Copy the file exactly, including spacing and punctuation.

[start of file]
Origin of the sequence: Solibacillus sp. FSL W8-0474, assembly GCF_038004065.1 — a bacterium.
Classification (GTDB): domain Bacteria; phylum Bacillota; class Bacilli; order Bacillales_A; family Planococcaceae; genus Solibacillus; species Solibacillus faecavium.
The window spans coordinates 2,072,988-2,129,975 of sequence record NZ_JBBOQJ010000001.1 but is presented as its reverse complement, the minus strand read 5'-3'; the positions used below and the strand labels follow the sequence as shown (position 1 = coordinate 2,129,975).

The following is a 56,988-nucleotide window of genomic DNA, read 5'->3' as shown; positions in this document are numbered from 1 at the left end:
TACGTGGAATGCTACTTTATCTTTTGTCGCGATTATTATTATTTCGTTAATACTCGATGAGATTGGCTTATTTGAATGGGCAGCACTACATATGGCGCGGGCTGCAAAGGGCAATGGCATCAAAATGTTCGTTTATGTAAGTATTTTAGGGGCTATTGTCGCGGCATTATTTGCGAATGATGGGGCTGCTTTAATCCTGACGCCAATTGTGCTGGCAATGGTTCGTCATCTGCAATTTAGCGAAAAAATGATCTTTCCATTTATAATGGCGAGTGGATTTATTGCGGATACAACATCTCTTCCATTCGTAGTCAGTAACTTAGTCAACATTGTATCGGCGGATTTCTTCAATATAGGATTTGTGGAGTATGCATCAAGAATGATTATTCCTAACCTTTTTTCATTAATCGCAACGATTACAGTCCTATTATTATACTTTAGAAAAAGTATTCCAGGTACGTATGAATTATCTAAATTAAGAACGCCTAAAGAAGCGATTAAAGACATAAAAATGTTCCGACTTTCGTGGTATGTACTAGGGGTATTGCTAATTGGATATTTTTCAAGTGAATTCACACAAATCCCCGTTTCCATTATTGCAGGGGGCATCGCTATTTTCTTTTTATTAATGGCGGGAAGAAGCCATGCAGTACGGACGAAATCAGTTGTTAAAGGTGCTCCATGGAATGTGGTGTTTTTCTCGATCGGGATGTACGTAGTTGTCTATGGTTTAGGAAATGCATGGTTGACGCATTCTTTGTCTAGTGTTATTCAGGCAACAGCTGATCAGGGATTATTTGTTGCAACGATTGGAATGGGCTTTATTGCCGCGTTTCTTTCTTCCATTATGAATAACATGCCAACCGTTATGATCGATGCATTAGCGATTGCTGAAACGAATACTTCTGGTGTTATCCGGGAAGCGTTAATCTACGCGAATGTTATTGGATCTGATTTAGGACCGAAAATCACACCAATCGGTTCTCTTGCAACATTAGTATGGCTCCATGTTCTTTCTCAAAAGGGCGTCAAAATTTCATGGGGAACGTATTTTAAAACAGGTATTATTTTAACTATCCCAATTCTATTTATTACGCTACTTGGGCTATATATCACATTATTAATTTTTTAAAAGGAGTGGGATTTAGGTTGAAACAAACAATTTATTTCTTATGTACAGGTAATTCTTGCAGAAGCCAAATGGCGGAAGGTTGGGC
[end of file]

Origin of the sequence: Solibacillus sp. FSL W8-0474, assembly GCF_038004065.1 — a bacterium.
Classification (GTDB): domain Bacteria; phylum Bacillota; class Bacilli; order Bacillales_A; family Planococcaceae; genus Solibacillus; species Solibacillus faecavium.
The window spans coordinates 2,072,988-2,129,975 of sequence record NZ_JBBOQJ010000001.1 but is presented as its reverse complement, the minus strand read 5'-3'; the positions used below and the strand labels follow the sequence as shown (position 1 = coordinate 2,129,975).

The following is a 56,988-nucleotide window of genomic DNA, read 5'->3' as shown; positions in this document are numbered from 1 at the left end:
TACGTGGAATGCTACTTTATCTTTTGTCGCGATTATTATTATTTCGTTAATACTCGATGAGATTGGCTTATTTGAATGGGCAGCACTACATATGGCGCGGGCTGCAAAGGGCAATGGCATCAAAATGTTCGTTTATGTAAGTATTTTAGGGGCTATTGTCGCGGCATTATTTGCGAATGATGGGGCTGCTTTAATCCTGACGCCAATTGTGCTGGCAATGGTTCGTCATCTGCAATTTAGCGAAAAAATGATCTTTCCATTTATAATGGCGAGTGGATTTATTGCGGATACAACATCTCTTCCATTCGTAGTCAGTAACTTAGTCAACATTGTATCGGCGGATTTCTTCAATATAGGATTTGTGGAGTATGCATCAAGAATGATTATTCCTAACCTTTTTTCATTAATCGCAACGATTACAGTCCTATTATTATACTTTAGAAAAAGTATTCCAGGTACGTATGAATTATCTAAATTAAGAACGCCTAAAGAAGCGATTAAAGACATAAAAATGTTCCGACTTTCGTGGTATGTACTAGGGGTATTGCTAATTGGATATTTTTCAAGTGAATTCACACAAATCCCCGTTTCCATTATTGCAGGGGGCATCGCTATTTTCTTTTTATTAATGGCGGGAAGAAGCCATGCAGTACGGACGAAATCAGTTGTTAAAGGTGCTCCATGGAATGTGGTGTTTTTCTCGATCGGGATGTACGTAGTTGTCTATGGTTTAGGAAATGCATGGTTGACGCATTCTTTGTCTAGTGTTATTCAGGCAACAGCTGATCAGGGATTATTTGTTGCAACGATTGGAATGGGCTTTATTGCCGCGTTTCTTTCTTCCATTATGAATAACATGCCAACCGTTATGATCGATGCATTAGCGATTGCTGAAACGAATACTTCTGGTGTTATCCGGGAAGCGTTAATCTACGCGAATGTTATTGGATCTGATTTAGGACCGAAAATCACACCAATCGGTTCTCTTGCAACATTAGTATGGCTCCATGTTCTTTCTCAAAAGGGCGTCAAAATTTCATGGGGAACGTATTTTAAAACAGGTATTATTTTAACTATCCCAATTCTATTTATTACGCTACTTGGGCTATATATCACATTATTAATTTTTTAAAAGGAGTGGGATTTAGGTTGAAACAAACAATTTATTTCTTATGTACAGGTAATTCTTGCAGAAGCCAAATGGCGGAAGGTTGGGC